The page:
Mapping Out an Alternative Investment Portfolio; considering the investment potential of rare maps
Established in 1907, The Map House is the world’s oldest and largest antiquarian map seller. It has been supplying maps to members of the royal family, prime ministers, explorers and collectors for over a century.
The appreciation and value of antique maps as historical and collectable objects has grown exponentially over a number of decades. Maps have always been regarded as beautiful and highly prized works of art. It is the increasing realization of their worth as primary historical documents that has principally spurred the increase in their commercial value in recent years.
The antiquarian map market, dominated by collectors rather than speculators, has remained virtually immune to the economic fluctuations and recessions that commonly affect art markets. There is generally acknowledged that important antique maps are still remarkably under-valued considering their rarity, beauty and significance. This accelerating upwards trend in value is likely to only increase as increasing demand meets dwindling supply.
The value of an individual map is dictated by a number of different factors including importance, age, rarity, map-maker, subject and condition.
The economic strength of the area depicted on a map is naturally reflected in the number of potential collectors. Maps of North America have always been sought-after while the price of maps of China and the Far East has soared over the last fifteen years. The value of some maps such as those of Russia has not yet returned to the levels they reached before the financial crisis of 2008.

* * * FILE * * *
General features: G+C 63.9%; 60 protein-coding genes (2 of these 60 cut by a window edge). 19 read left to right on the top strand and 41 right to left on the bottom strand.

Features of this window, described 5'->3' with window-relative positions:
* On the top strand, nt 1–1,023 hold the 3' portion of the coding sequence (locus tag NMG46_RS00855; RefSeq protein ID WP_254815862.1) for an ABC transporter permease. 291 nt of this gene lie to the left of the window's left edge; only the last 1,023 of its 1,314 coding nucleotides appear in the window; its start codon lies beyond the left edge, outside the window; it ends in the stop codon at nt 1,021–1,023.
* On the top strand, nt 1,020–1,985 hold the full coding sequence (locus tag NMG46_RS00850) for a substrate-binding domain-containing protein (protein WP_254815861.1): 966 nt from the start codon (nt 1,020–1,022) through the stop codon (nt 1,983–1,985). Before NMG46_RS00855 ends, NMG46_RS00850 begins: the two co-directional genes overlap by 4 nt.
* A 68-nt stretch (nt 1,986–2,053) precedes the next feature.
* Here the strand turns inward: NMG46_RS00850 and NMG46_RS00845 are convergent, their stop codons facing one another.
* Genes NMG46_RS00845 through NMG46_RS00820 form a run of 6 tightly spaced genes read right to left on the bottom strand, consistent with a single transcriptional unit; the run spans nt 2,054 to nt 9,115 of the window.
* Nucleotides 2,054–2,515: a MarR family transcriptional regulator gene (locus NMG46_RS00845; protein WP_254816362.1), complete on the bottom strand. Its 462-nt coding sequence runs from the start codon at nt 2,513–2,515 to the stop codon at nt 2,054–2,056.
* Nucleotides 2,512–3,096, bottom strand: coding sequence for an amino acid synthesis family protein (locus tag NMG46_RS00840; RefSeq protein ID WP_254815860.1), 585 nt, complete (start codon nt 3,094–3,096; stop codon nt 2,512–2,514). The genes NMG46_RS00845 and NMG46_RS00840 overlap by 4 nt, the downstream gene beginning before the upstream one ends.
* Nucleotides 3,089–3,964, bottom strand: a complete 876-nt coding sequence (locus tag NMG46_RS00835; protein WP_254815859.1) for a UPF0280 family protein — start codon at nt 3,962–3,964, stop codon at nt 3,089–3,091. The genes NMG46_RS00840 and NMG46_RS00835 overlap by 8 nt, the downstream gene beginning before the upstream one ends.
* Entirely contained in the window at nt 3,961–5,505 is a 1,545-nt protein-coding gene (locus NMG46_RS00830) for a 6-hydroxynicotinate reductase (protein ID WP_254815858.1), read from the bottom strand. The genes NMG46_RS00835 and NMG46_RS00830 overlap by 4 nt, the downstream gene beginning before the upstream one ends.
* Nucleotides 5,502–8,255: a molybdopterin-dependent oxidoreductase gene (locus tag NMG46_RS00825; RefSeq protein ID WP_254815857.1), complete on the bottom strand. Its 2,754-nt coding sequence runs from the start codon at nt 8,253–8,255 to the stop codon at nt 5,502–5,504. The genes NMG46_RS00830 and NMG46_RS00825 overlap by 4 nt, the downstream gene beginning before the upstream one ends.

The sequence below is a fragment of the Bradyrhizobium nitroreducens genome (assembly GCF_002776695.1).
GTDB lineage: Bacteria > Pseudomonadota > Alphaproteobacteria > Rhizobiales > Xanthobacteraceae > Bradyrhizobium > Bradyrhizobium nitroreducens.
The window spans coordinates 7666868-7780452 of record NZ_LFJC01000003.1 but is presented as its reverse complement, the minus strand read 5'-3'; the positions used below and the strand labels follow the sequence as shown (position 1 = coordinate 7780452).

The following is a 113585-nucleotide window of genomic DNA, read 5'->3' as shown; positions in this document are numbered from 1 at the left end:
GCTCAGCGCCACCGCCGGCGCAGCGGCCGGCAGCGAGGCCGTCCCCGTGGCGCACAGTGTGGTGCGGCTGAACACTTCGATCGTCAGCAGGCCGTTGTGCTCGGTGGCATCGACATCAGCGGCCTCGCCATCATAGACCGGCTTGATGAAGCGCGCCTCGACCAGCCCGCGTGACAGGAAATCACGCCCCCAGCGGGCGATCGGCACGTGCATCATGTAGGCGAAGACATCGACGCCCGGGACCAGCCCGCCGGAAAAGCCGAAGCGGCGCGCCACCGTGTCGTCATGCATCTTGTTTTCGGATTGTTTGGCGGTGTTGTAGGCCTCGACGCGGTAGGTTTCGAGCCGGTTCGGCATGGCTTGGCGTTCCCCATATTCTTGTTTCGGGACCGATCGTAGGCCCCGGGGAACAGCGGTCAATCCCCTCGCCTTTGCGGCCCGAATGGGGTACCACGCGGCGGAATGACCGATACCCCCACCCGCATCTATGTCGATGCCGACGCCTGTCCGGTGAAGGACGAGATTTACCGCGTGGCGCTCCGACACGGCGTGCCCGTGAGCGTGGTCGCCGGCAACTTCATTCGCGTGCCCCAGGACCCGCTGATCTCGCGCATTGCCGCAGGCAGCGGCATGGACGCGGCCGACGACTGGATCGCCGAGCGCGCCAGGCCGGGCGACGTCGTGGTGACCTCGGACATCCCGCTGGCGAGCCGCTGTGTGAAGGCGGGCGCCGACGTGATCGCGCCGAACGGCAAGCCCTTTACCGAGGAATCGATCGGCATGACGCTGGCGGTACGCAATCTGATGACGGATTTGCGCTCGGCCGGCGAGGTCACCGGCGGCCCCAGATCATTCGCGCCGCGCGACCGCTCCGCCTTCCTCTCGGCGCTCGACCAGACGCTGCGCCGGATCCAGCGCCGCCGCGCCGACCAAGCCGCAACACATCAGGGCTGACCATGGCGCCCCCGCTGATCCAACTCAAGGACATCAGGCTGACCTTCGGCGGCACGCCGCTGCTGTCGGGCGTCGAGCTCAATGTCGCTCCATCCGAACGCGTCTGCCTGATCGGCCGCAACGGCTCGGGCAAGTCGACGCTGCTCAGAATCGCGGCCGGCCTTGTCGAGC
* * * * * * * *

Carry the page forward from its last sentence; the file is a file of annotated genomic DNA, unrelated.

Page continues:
There have been some distinct trends and major changes in map collecting over the last twenty years. The modern map collector no longer follows the traditional stereotype and is generally much younger, of both sexes, and with broader interests that reflect their international interests.
It is no longer solely the decorative maps from the Dutch “Golden Age” with their sporting sea monsters and battling galleons that fetch a premium. Maps showing the 19th century exploratio
n of Africa and Central Asia and the early 20th discoveries in Antarctica are avidly collected and have soared in value.
Another category of more modern maps, 19th and 20th caricature, propaganda and advertising pieces, regarded even ten years ago as merely interesting novelties, are now rightly seen as giving fundamental historical insights into their time and are now hugely collected.
The first piece of advice to the new map buyer is to shamelessly plunder the knowledge of experts to inform their buying options. Most map dealers are only too delighted to share their knowledge and expertise. They should also stand behind any description of a purchased map backed up with a written certificate of authenticity.
The second piece of advice is to always buy the best map possible but this doesn’t just mean buy the most expensive. Condition is one of the fundamental determinants of the increase in value of a map. This is why a trusted expert is so useful in drawing attention to any restoration or inappropriate later colouring etc.
The final piece of advice, while obvious, is the most important — only buy what you love! The joy of map collecting is that there is a wonderful diversity of subject, period and price. Whatever you acquire should give you pleasure every time you look at it and so if you decide to sell it, it will appeal to its next owner the same way.
Philip Curtis, Director of The Map House and co-author of War Map: Pictorial Conflict Maps from 1900-1950